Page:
Tuesday, April 21, 2009

Evangelicalism's Abandonement of Truth

Evangelical Christianity is dying. The glory of God is ready to depart. As a movement, we’re growing more and more content in the world. Rather than prefer be absent from the body and present with the Lord, far too many of us prefer to be present with the body and with our future plans. We attend church. But mainly our interest is to learn how to improve our own lots in life. We’re repeating the error of the impenitent thief on the cross to whom Jesus was only a matter of convenience. You can hear it in our prayers. Entreaties and petitions that once reflected verses of the Bible are now strangely at odds with Holy writ. The way He taught us to pray, with hearts submitted to his Kingdom rule, are more and more becoming images of modern man and his quest for successful living.

What has become of the spirit of brokenness and humility in our churches? We are forgetting to bow the knee. What has happened to the cry of the penitent thief who, in all unassuming contrition, cried from the depths of his sin-sick soul, “Jesus, remember me when You come in Your kingdom!” We are forgetting we are thieves. Daily repentance and walking in true faith and holiness before God are being pushed aside to make room for the idols of personal relevance and the settled life.

What has become of our commitment to the crucified life? Have we forgotten His promise that we’ll be persecuted for the sake of righteousness? To scores of Protestant believers the cross is a symbol, but that is all. What was once our joy to bear His cross turned to apprehension of it, and in our apprehension of it, we soon came to revile the very thought of losing face for His gospel. We are losing our saltiness.

Once there was a highway to heaven, full of born again souls set on pilgrimage to their heavenly Zion, a place not of this world. But now the highway is quickly being paved over with the veneer of casual Christianity. Other than the remaining trappings of ecclesiastical tradition found in some of our churches, or the name of Jesus heard through the loud speakers of culturally sensitive extravaganzas called worship services found in others, very little evidence remains in the evangelical movement of what might be coined “evangelical.”

A once powerful advance of bold, gospel proclamation, of men and woman pouring out their hearts and souls in prayer to God, of a willingness to be a peculiar people amidst a world that knows not God, retains but the shell of its former self.

What is the cause of our sickness? Evangelical leaders, and their followers are relinquishing their commitment to the fundamentals of the Bible in order to induce church growth regardless of the cost to the purity of the Church. As a result, though many of our churches look prosperous on the outside, they are dying on the inside. What’s so very sad is how few know it, and if they do know it, are unwillingly to admit it.

The only answer is Holy Spirit-empowered revival and reformation for our churches.

Friday, April 17, 2009

An American Sounds Off

I am a 70 year old American. Yesterday I took part in the first political demonstration that I've cared enough to join since 1961. I went to a TEA party. In my career I was fortunate enough to travel to over 50 foreign countries, and I developed a deep respect and love for the greatest country on the planet, the United States of America.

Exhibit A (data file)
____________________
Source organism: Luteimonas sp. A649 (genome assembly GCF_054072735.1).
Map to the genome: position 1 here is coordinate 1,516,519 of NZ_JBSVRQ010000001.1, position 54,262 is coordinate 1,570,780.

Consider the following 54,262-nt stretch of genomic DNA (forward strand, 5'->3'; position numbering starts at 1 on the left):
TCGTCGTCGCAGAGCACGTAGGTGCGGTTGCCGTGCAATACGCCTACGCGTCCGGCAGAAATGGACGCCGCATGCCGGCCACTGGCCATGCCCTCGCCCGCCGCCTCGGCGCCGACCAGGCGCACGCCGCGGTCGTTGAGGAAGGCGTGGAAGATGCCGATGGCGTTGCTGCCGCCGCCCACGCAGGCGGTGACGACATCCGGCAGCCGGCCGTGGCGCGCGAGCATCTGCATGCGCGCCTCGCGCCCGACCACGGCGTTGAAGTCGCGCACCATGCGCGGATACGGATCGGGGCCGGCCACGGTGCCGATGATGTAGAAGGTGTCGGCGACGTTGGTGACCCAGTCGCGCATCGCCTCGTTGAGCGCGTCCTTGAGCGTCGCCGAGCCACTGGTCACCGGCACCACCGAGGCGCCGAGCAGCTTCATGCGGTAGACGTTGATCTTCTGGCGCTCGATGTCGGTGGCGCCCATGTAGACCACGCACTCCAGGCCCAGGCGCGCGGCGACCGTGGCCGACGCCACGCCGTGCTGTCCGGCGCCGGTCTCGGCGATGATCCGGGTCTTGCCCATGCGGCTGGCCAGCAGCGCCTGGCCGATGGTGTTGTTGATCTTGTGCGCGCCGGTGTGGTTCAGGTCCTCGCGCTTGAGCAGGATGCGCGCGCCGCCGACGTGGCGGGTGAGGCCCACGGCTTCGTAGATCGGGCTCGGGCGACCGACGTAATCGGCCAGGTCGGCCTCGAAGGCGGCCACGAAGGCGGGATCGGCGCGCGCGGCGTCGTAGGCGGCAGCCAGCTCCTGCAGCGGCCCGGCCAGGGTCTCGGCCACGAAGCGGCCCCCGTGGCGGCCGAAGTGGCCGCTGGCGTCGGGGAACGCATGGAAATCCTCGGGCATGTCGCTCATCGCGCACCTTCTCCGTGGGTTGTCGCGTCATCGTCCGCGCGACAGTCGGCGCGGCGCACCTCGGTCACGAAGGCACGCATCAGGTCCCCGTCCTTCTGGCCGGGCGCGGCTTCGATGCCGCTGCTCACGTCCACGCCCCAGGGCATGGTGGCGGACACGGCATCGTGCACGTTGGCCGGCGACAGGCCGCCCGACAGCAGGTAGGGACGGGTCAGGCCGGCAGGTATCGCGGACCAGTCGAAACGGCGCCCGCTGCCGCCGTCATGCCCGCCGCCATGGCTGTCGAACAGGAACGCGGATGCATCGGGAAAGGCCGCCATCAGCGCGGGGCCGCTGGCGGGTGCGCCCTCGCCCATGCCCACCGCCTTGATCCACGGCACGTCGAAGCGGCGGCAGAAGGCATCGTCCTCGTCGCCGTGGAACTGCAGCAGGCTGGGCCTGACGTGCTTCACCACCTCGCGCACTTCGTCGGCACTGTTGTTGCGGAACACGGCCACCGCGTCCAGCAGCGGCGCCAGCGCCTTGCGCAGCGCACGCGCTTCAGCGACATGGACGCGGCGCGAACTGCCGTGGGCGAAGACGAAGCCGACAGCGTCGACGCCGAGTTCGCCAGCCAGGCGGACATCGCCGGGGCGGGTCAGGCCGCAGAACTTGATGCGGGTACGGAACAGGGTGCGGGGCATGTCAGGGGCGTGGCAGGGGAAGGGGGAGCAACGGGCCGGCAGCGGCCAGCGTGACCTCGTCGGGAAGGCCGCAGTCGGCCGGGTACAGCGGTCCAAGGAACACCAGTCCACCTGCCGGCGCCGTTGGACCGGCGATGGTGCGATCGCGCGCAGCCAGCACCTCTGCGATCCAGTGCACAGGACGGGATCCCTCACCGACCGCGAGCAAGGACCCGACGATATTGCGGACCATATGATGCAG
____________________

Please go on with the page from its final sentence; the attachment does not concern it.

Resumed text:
My feelings now are for my government, not my country. They are anger, frustration and shame:

• Anger that my government, the administration and the Congress are spending money at a rate that will destroy the future of my children and grandchildren.

• Anger that my government, Democrat and Republican alike, will not exercise the fiscal responsibility that we private citizens must.

• Frustration that my government will not listen to the warnings.

• Frustration that politicians promise reform and responsibility, and once in office, these promises are forgotten.

• Frustration that our elected officials are more concerned with re-election than the welfare of the country.

• Shame that my government is again going down the road of appeasement. Any day I expect to see the president or secretary of state come home from abroad waving a paper and proclaiming “Peace in our time.” It didn’t work before and never will.

• Shame that my government is abandoning the principals and documents upon which it was founded.

• Shame that my government has lost its moral compass.

I fear for my country. It cannot survive on its present course. It will come under the control of the countries that hold our enormous debt or we will be forced to devalue our currency until it is no longer the world standard. We will have hyper-inflation that will destroy us.

Therefore, I solemnly promise you, my elected president, senators, representatives, governor and all officials, federal, state, and local, charged with fiscal responsibility, that I will watch your voting record, and if you continue this insanity, I will vote you OUT. I will join with others and urge everyone that I know to do the same. I will no longer be part of the SILENT majority. God bless and God save America

James Zetler
Jupiter Florida

Tuesday, April 14, 2009

God's Sovereignty in the Culture-War

In thinking a bit more on the tenuous state of the culture-war, and many Christian’s weariness in it, we should think on a comment by my old friend, Dr. John Frame [Professor of Philosophy and Theology at Reformed Theological Seminary in Orlando, Florida] on the efficacy of God’s control over his creation. Frame notes,